Proof
(related to Lemma: Riemann Integral of a Product of Continuously Differentiable Functions with Sine)
 By hypothesis, $[a,b]$ is a closed real interval and $f:[a,b]\to\mathbb R$ is a continuously differentiable function.
 We define for $y\in\mathbb R,$ the Riemann integral $F(y):=\int_{a}^{b}f(x)\sin(yx)dx.$
 Please note that the derivative of $\frac {d}{dx}\frac {\cos(yx)}{y}$ is $sin(xy).$
 With this result, if $y\neq 0,$ then the partial integration gives us $$F(y)=\underbrace{f(x)\frac{\cos(yx)}{y}\Rule{1px}{4ex}{2ex}^b_a}_{=:A}+\underbrace{\frac 1y\int_a^b f'(x)\cos(yx)dx}_{=:B}.\label{eq:E20241}\tag{1}$$
 Because $f$ and the derivative $f'$ are continuous and because $[a,b]$ is closed, both continuous functions are bounded.
 By definition of bounded functions there is a constant $M\ge 0$ such that for all $$f(x)\le M,\quad f'(x)\le M,\quad\text{for all }x\in[a,b].$$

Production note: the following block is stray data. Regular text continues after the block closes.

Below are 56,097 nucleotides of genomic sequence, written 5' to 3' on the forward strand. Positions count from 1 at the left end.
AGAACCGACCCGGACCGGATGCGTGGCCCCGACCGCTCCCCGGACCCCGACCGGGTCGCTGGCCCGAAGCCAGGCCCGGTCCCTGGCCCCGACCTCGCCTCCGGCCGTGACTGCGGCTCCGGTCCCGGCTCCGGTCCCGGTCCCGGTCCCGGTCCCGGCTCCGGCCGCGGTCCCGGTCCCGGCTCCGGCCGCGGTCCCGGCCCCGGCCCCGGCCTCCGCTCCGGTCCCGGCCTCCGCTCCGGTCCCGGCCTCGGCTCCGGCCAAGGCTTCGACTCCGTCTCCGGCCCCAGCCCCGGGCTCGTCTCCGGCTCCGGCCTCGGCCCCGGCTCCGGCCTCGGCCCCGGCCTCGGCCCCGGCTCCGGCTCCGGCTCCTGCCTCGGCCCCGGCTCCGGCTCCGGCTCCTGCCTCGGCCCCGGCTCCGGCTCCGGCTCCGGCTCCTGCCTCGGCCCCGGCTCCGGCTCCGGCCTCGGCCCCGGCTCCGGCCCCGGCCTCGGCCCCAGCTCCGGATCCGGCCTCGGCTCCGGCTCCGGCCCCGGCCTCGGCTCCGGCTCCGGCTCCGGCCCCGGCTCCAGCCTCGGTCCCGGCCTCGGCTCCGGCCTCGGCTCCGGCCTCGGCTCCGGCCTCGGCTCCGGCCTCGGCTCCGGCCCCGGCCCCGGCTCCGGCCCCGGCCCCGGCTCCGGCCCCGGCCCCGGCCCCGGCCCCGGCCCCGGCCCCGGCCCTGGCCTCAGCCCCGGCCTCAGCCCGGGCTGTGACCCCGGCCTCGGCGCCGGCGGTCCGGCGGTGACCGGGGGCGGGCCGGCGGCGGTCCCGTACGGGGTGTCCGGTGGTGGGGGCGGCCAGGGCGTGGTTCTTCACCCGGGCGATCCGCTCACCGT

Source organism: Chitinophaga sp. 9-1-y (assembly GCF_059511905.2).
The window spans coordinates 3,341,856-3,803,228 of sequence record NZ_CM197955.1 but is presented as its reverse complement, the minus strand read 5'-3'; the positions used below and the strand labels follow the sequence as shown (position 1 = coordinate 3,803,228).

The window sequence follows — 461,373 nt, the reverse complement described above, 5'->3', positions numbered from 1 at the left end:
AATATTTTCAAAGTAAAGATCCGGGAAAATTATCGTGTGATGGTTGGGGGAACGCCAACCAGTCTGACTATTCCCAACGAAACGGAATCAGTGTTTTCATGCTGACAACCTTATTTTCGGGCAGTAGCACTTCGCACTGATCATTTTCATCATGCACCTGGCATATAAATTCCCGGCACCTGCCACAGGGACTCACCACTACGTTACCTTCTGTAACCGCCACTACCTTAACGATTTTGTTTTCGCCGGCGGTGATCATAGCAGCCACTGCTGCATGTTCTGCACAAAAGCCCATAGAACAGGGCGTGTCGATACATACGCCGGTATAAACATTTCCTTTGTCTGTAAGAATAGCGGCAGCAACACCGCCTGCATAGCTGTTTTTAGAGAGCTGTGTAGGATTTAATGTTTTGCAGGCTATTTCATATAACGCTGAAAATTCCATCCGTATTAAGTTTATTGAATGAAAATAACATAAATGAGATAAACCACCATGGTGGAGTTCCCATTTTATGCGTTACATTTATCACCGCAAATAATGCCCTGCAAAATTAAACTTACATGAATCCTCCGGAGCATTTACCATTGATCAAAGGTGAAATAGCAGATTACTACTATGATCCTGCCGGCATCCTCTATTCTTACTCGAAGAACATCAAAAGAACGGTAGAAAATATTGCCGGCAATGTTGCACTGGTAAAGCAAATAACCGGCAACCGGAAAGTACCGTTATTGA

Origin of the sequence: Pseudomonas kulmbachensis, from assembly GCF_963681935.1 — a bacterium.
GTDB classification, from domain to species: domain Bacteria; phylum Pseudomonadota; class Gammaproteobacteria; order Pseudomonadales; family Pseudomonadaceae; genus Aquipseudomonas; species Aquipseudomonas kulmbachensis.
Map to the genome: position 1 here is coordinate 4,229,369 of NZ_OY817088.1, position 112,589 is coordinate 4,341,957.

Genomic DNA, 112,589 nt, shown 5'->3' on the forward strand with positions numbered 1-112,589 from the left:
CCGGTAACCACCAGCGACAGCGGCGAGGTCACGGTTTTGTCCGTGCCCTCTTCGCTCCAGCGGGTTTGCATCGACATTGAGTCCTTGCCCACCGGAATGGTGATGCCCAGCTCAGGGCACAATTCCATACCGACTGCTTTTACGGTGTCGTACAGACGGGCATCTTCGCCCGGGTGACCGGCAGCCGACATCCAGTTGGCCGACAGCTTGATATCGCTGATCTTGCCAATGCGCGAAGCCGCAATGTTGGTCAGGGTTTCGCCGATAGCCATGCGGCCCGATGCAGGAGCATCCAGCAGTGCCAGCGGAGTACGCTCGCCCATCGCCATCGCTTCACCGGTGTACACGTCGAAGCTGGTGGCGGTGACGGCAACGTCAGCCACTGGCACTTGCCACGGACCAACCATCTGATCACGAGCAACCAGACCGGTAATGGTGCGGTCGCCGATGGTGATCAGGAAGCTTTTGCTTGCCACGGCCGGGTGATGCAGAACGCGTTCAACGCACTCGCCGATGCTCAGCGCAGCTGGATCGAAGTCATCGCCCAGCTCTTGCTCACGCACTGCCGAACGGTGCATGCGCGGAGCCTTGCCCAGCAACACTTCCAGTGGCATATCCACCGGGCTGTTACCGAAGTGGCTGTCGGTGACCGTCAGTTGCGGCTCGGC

Since $\cos(yx)\le 1$ for all $x\in[a,b],$ the term $A$ in $(\ref{eq:E20241})$ can be approximated to $A\le \frac{2M}{y}$ and the term $B$ to $B\le \frac{(ba)M}{y},$ where $y$ is the absolute value of $y.$
 Since both upper bounds tend to zero as $y$ tends to infinity, we have $\lim_{y\to\infty}F(y)=0.$
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References
Bibliography
 Forster Otto: "Analysis 1, Differential und Integralrechnung einer Veränderlichen", Vieweg Studium, 1983